Aristotelies-filosofiese invloede by die Sinode van Dordt (1618–1619) en die bevrydende perspektief van 'n Reformatoriese filosofie op goddelike soewereiniteit en menslike verantwoordelikheid
Van der Walt, B.J.
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The clash between the Reformed and Arminian parties at the Synod of Dort (1618-1619) and its Canons (1619) can be explained philosophically as the result of different interpretations of the philosophy ofthe pre-Christian Greek philosopher, Aristotle (384-322 BC), which were sanctioned through the methods of eisegesis-exegesis and nature-grace.1 The present article firstly investigates more in detail Aristotle's philosophy, especially his idea about being, God, doctrine of causality and syllogistic logic. It will explain why this pre-Christian thinker's philosophy (which experienced a revival in Europe from about 1500 to 1650) was attractive to Reformed theologians of the 17th century. At the same time the investigation will reveal the impossibility to achieve a synthesis between an unbiblical philosophy and the Bible when looking for a solution to the problem of divine sovereignty and human responsibility. Therefore, the second main part of this contribution provides an alternative to this age-old problem from the perspective of a Reformational philosophy, founded on God's revelation in his creation and in his Word. The study develops in the following way. The first main section contains an attempt to provide a brief summary of Aristotle's philosophy, mainly derived from his book De mundo, as well as secondary sources. The following aspects are analysed. First his hierarchical ontology or "great chain of being", from the lowest form of being to the godhead, from pure matter (an abstraction) to pure form, from a lack of being to the perfect being (god) are described. Although it does not seem so on the face of it, this is a purely cosmological philosophy, a static way of thinking in which everything has a fixed place in an ontological hierarchy. Secondly, Aristotle's view of god is investigated against his dualistic ontology, dividing reality in two parts, namely, transcendent (god) and non-transcendent (the cosmos). According to Aristotle his god is the first mover or cause, while he himself is immovable, as well as the final aim of everything. As an entirely self-centred and dispassionate being, no religious relationship with him is possible. Apart from superficial similarities between this notion of the divine and that of the Bible, Scripture does not proclaim a deus immutabilis, but a God fully participating in his creation. God's Word also does not teach about a predetermined human being, but a responsible one. In the third place Aristotle's hierarchical and dualistic ontology is causally determined. He distinguishes four different basic causes and explains reality from the transcendent god above to the lowest reality as a chain of cause and effect. In the light of biblical revelation God, however, cannot be regarded as a cause since the relationship of cause and effect is of a cosmic nature. Created reality is also much richer than simply a chain of causes and their consequences. In the fourth place it is argued that Aristotle's syllogistic reasoning cannot be applied to the Biblical concept of God, since he transcends human logical categories. The second and third last phases of Aristotle's development are especially insightful in the light of the philosophical conceptions of Gomarus (1563-1641) and Arminius (1560-1609), discussed in the preceding article in this journal (Van der Walt 2011). Gomarus' philosophical conception, underlying his theology, is in every aspect identical to Aristotle's third last conception (intellectualistic semi-mysticism). And Arminius 'final conception is exactly the same as the second last phase of Aristotle's development (inconsistent empiricism). The only difference being that Aristotle was a pre-Christian thinker, while these two theologians were synthetic Christian thinkers from the 17th century. The significant conclusion is that the real controversy at Dort was not that between the (correct and wrong) interpretations of the Bible of the two opposing parties, but a struggle between different interpretations of the pagan philosopher, Aristotle, possibly based on different phases in his thinking. As mentioned above, the second main section of this investigation is an attempt to find a genuine, Reformational answer to the relationship between God and mankind. The Christian philosopher, D.H.Th. Vollenhoven (1892-1978), provided a starting-point with a new ontology and his definition of religion as "the relationship of humankind to the God of the covenant in obedience or disobedience to his fundamental law of love". His viewpoint is explained as a liberating alternative to that of Reformed Scholasticism at Dort, based on Aristotle's philosophy. Instead of religion being viewed as something supernatural and mystic, and thus only part of human life, Vollenhoven regards religion as an inherent part of human existence, encompassing every aspect of human life. It can, however, be either directed in obedience to God's law of love or in disobedience. In conclusion it is mentioned that the Canons of Dort were initially intended to be a judgement, butfinally they became accepted as a confession. Following a brief discussion about how Reformed people today view the authority of this creed, new creeds or testimonies are suggested which, instead offocussing on dogmatic-ecclesiastical controversies, formulate human beings' various responsibilities in God's worldwide kingdom in different spheres of life. If this happens, the relationship between the sovereign God and the human being's responsibility can be expressed in a new, inspiring way in the contemporary world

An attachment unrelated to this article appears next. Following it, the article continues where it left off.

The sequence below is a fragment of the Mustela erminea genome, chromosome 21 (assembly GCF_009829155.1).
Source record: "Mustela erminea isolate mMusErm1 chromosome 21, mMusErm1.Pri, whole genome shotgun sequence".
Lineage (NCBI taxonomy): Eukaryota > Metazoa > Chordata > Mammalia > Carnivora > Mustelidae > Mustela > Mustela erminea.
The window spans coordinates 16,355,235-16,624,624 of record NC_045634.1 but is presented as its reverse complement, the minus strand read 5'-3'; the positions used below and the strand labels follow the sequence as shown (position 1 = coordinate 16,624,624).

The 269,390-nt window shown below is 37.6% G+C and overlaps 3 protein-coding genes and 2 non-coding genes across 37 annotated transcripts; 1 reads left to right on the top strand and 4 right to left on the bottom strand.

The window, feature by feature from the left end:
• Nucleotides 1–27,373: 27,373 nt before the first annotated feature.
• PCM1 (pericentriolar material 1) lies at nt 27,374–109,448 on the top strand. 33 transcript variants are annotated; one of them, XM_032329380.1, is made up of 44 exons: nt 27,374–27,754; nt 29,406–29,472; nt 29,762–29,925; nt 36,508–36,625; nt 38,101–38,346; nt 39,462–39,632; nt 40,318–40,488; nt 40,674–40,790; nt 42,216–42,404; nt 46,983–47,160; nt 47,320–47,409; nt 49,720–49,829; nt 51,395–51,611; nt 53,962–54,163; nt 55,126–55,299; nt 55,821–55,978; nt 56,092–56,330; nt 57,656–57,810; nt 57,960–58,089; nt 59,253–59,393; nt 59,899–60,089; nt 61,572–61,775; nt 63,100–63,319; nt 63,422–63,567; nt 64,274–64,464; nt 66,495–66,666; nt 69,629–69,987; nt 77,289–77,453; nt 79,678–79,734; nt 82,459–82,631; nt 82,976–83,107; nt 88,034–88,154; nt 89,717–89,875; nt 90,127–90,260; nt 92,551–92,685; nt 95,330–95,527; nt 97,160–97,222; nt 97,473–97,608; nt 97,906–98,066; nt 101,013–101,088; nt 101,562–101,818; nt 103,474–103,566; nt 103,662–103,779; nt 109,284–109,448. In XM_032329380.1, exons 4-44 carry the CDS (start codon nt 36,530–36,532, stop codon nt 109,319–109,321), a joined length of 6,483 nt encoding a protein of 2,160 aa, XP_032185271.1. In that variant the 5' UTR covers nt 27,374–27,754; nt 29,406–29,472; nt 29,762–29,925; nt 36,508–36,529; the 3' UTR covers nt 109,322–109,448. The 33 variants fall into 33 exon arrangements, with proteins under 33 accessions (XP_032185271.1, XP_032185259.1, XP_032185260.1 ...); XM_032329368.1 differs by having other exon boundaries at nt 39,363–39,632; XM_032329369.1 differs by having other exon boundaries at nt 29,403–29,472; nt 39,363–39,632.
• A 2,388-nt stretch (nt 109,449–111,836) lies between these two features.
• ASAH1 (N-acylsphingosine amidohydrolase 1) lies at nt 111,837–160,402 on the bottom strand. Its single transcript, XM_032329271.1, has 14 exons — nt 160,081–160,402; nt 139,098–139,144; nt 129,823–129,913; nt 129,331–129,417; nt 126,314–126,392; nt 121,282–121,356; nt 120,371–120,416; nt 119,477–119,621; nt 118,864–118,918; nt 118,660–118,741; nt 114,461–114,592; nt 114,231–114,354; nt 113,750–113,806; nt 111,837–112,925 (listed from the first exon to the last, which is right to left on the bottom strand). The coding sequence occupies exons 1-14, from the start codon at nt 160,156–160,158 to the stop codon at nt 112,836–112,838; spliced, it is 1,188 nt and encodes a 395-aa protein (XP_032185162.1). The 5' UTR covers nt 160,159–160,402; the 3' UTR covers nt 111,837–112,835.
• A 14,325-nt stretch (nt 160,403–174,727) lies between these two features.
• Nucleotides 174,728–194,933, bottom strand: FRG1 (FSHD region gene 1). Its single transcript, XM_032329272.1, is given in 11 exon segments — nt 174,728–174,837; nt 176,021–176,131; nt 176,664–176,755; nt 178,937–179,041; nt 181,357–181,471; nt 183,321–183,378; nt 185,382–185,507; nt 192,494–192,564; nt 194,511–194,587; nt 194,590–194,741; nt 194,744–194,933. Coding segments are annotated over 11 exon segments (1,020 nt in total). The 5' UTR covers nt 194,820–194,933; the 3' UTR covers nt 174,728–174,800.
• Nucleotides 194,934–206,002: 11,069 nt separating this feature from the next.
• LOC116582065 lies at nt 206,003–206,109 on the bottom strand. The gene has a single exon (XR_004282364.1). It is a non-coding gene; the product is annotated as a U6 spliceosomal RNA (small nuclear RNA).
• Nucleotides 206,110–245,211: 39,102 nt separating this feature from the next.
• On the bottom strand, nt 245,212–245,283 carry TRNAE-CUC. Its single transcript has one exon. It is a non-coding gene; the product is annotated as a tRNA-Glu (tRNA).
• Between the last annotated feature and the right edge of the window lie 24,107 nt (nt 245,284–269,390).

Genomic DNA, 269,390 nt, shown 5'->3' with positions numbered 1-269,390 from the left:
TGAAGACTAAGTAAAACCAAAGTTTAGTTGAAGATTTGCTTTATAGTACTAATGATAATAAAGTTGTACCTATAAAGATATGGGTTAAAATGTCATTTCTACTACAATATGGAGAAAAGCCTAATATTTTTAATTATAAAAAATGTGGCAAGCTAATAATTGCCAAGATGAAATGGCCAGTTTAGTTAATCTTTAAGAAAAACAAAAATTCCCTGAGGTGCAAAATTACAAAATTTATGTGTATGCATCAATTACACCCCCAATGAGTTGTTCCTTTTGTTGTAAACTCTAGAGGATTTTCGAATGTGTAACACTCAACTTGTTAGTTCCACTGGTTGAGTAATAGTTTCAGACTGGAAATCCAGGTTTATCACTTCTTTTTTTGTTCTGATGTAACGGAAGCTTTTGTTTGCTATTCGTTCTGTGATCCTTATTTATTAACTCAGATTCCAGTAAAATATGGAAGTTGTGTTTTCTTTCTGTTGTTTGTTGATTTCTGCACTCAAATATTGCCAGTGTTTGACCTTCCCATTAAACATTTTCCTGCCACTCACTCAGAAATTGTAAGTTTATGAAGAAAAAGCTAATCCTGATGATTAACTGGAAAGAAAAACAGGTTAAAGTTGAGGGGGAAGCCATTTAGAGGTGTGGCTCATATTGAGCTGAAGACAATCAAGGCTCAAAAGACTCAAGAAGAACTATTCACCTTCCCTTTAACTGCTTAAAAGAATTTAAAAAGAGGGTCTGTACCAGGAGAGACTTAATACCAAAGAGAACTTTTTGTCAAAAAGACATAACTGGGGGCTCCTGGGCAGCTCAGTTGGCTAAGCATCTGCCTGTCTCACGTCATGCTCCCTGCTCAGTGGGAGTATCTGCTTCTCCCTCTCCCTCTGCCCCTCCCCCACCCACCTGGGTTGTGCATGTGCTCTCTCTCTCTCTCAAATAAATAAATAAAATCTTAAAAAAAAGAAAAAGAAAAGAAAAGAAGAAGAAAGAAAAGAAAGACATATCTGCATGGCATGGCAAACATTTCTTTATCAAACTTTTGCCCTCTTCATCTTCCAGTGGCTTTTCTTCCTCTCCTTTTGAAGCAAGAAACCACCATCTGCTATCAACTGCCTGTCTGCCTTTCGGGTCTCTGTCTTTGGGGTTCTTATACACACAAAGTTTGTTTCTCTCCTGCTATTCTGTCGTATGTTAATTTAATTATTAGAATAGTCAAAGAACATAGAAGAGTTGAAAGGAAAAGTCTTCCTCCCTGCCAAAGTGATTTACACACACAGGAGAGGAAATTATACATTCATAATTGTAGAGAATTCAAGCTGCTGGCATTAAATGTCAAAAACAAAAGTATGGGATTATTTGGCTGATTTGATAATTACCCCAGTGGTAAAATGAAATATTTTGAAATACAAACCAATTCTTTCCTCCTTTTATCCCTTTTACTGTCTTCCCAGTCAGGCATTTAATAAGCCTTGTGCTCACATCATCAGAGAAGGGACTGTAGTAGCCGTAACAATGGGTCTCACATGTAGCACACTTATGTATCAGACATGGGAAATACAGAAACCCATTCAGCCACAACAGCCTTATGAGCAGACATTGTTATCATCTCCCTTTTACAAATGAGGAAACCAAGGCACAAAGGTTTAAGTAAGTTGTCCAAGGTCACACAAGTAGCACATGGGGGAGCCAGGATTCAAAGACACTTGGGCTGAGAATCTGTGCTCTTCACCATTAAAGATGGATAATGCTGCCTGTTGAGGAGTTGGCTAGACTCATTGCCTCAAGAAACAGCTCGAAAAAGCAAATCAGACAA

- Faculty of Humanities